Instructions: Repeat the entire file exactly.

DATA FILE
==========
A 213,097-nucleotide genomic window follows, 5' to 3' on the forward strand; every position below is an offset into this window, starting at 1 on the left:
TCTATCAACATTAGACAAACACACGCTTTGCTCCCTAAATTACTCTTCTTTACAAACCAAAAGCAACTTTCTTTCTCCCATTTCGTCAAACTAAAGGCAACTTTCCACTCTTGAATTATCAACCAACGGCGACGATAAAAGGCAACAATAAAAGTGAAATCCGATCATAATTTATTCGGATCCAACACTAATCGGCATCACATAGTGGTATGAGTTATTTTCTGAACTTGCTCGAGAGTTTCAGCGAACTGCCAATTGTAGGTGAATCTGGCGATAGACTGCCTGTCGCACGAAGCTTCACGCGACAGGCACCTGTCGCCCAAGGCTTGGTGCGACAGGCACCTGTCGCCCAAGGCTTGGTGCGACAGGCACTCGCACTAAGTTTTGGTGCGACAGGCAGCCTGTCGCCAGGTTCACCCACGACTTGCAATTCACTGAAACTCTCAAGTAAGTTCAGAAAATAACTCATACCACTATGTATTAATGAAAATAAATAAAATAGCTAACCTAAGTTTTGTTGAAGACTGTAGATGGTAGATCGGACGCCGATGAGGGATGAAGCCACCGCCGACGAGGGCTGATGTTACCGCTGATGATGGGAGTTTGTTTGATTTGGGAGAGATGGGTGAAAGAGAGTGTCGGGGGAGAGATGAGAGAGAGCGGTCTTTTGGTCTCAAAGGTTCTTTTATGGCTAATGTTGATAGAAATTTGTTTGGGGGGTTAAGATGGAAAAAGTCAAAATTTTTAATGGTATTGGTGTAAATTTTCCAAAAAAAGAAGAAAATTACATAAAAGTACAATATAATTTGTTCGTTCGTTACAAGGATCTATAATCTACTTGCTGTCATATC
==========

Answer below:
A 213,097-nucleotide genomic window follows, 5' to 3' on the forward strand; every position below is an offset into this window, starting at 1 on the left:
TCTATCAACATTAGACAAACACACGCTTTGCTCCCTAAATTACTCTTCTTTACAAACCAAAAGCAACTTTCTTTCTCCCATTTCGTCAAACTAAAGGCAACTTTCCACTCTTGAATTATCAACCAACGGCGACGATAAAAGGCAACAATAAAAGTGAAATCCGATCATAATTTATTCGGATCCAACACTAATCGGCATCACATAGTGGTATGAGTTATTTTCTGAACTTGCTCGAGAGTTTCAGCGAACTGCCAATTGTAGGTGAATCTGGCGATAGACTGCCTGTCGCACGAAGCTTCACGCGACAGGCACCTGTCGCCCAAGGCTTGGTGCGACAGGCACCTGTCGCCCAAGGCTTGGTGCGACAGGCACTCGCACTAAGTTTTGGTGCGACAGGCAGCCTGTCGCCAGGTTCACCCACGACTTGCAATTCACTGAAACTCTCAAGTAAGTTCAGAAAATAACTCATACCACTATGTATTAATGAAAATAAATAAAATAGCTAACCTAAGTTTTGTTGAAGACTGTAGATGGTAGATCGGACGCCGATGAGGGATGAAGCCACCGCCGACGAGGGCTGATGTTACCGCTGATGATGGGAGTTTGTTTGATTTGGGAGAGATGGGTGAAAGAGAGTGTCGGGGGAGAGATGAGAGAGAGCGGTCTTTTGGTCTCAAAGGTTCTTTTATGGCTAATGTTGATAGAAATTTGTTTGGGGGGTTAAGATGGAAAAAGTCAAAATTTTTAATGGTATTGGTGTAAATTTTCCAAAAAAAGAAGAAAATTACATAAAAGTACAATATAATTTGTTCGTTCGTTACAAGGATCTATAATCTACTTGCTGTCATATC